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Can you believe there was a time before selfie sticks and automated timers? It wasn’t that long ago that all you had to rely on for your photos were the kindness of strangers! As alien of an idea that may be today, it’s still a very viable option!
Not only is it one of the simplest methods, but it’s one of the most effective. Why waste your time, money and energy in picking out and setting up all this equipment when you could just ask someone to do the job for you?
Well, there is one good reason, because the average person takes terrible photos! They won’t capture what you want or they’ll choose a terrible angle, and you can’t exactly ask them to do it again. You have to put all your faith in one individual to take a lifelong memory for you, and that’s more of a gamble than most people are willing to take!
Needs no equipment
Need to rely on others
Quality of photos can be terrible
Take Advantage of Your Surroundings
If you don’t want to invest in heavy, clumpy equipment, then you can just take advantage of the environment you’re in! Whether you’re placing a camera atop a flattened boulder or leaning your iPhone up against a tree, there are plenty of ways you can use your surroundings to help you take a decent shot!
Granted, you’re going to have to be in the perfect place, as there often isn’t a decent place to put your devices! However, if the opportunity is there, then take it with both hands!
Needs no equipment
Difficult to find the right angle
Can damage your devices
Need to have the right surroundings
Not exactly the newest feature when it comes to taking pictures, but a great one nonetheless! By using self-timers, you can set up the perfect shot and have enough time to pose before it’s taken! More importantly, this feature can also be used across all devices, from arm-stretched selfies to cameras perched on tripods.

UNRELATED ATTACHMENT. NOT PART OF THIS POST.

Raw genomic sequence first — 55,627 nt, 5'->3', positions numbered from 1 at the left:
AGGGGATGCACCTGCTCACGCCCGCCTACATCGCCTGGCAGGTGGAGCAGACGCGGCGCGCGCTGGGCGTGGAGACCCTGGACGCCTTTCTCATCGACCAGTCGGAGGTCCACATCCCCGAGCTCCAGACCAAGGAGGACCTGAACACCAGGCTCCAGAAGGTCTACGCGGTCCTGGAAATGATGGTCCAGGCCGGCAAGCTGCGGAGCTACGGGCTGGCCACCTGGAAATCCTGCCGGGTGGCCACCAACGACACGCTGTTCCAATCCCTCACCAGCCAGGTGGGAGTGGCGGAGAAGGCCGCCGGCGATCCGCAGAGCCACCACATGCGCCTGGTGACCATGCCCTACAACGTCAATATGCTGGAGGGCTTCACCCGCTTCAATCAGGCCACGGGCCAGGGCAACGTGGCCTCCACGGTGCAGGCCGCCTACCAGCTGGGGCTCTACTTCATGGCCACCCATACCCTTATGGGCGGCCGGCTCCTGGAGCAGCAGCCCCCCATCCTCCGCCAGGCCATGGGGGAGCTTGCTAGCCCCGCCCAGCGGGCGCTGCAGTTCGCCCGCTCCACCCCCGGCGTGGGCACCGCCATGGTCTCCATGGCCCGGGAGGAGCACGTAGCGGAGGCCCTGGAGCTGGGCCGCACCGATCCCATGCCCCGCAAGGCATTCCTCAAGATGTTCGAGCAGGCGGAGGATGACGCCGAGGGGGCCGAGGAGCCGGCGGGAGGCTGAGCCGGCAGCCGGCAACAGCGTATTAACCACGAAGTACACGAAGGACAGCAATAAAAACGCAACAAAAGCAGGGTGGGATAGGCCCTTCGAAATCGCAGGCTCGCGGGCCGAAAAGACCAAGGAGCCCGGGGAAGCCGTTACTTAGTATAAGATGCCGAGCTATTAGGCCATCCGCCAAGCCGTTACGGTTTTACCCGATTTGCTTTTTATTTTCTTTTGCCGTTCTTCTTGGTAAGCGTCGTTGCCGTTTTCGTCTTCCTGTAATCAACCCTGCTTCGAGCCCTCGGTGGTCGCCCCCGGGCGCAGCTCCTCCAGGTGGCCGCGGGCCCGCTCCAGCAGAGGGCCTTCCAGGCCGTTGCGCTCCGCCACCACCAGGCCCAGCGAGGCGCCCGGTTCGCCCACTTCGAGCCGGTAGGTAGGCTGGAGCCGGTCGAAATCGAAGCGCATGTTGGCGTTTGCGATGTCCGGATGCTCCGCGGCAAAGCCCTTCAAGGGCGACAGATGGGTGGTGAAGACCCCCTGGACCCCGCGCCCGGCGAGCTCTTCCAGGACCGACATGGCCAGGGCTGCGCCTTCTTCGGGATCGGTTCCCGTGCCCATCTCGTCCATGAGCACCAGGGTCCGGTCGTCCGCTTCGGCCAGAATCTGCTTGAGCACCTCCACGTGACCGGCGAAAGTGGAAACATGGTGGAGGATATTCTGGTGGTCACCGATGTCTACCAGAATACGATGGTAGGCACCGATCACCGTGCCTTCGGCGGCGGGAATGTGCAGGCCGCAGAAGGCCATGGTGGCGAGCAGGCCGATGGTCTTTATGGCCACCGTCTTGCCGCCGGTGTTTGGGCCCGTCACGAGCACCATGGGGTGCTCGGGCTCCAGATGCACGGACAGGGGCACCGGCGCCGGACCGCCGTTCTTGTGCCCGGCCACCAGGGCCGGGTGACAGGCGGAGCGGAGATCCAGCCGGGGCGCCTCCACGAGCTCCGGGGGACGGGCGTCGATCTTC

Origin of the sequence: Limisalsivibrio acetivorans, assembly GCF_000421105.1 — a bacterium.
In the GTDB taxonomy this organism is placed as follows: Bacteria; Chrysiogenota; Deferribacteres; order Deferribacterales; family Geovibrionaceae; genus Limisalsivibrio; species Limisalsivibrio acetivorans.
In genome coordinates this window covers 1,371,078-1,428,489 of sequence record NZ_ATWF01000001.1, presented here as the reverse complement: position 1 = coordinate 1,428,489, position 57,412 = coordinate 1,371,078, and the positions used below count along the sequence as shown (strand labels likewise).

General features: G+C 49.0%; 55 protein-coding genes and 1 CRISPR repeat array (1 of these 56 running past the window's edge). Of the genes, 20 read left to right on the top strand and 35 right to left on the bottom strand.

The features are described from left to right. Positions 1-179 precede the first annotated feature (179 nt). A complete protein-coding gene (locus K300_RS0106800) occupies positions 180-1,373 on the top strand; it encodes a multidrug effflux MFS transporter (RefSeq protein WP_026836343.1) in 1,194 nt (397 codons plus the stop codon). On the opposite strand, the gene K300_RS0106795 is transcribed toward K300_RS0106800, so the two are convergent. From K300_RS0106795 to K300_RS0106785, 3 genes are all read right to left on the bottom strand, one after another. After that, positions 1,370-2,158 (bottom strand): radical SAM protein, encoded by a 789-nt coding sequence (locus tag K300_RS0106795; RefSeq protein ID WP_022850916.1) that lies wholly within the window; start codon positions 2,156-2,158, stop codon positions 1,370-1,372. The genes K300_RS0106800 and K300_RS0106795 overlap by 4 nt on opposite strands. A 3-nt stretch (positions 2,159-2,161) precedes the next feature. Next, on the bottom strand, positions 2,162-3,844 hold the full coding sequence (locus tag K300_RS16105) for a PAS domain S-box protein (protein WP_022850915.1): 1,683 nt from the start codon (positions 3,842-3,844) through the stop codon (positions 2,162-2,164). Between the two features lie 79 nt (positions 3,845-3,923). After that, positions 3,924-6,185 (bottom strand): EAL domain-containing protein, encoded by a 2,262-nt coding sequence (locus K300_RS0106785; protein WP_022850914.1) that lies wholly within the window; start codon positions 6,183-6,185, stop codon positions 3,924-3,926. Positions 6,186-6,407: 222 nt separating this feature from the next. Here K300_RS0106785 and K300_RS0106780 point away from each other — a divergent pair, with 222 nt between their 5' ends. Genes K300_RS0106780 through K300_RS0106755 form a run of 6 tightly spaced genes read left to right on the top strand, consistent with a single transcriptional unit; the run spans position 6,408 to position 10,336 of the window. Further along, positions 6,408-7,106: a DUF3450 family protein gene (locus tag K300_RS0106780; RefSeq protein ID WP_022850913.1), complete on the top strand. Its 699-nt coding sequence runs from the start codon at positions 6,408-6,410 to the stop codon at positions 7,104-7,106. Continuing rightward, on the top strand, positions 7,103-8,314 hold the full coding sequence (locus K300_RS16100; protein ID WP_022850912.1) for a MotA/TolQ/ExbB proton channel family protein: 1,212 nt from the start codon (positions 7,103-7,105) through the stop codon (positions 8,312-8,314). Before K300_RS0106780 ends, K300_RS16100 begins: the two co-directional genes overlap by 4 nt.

The problem with this method is the amount of trial and error. It would be an absolute miracle if you took a perfect shot your first time round! Be prepared for a decent couple of minutes running back-and-forth and the inevitable building of frustration as the right shot refuses to be taken!
You can set-up the shot
Used across all devices
Need to readjust your position once the timer is started
Need several attempts
Many travellers face a tough decision; should you travel as a group or travel solo?
It’s a big decision, so here are the pros and cons!
Sick of running to-and-fro from your camera, then invest in a remote shutter! They come in many different forms and can range a lot between price and convenience. The simplest ones are the button-operated selfie sticks and can get as sophisticated as voice-activated GoPros or even a separate handheld remote. These act as a real step up from the self-timers as you can set up your shot and take a photo right then and there without the need to adjust.
If there’s a downside, it would be the price. Devices that have this sort of technology isn’t usually the cheapest. Plus your chosen device may not have that option available, so tough luck.
No need to adjust position
Need to buy extra equipment
May not apply to every device
The Real Solution
When it comes to solo travel, there’s no right or wrong answer when it comes to taking photos, neither is there just one solution. Instead, you just use a combination of techniques whenever you see fit! You can always stick your arm out for a quick selfie and it’s always worth getting at least one extra tool for other shots! And if all else fails then you always have a breadth of passers-by to take the photo for you!
Regardless, there’s no need to worry! Even if you travel solo, there are plenty of solutions to taking your photos! When there’s a will, there’s a way. Happy snapping!
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Thank you so much for reading How to Take Photos While You Travel Solo! Check out these other helpful articles!
A Welsh university drop-out on a mission to travel the world for as little money as possible. My adventures have taken me through over 30 countries across Europe, Asia and Oceania, and the list keeps on growing! From classic backpacking to working and volunteering, I have found all sorts of ways to maintain a life on the road.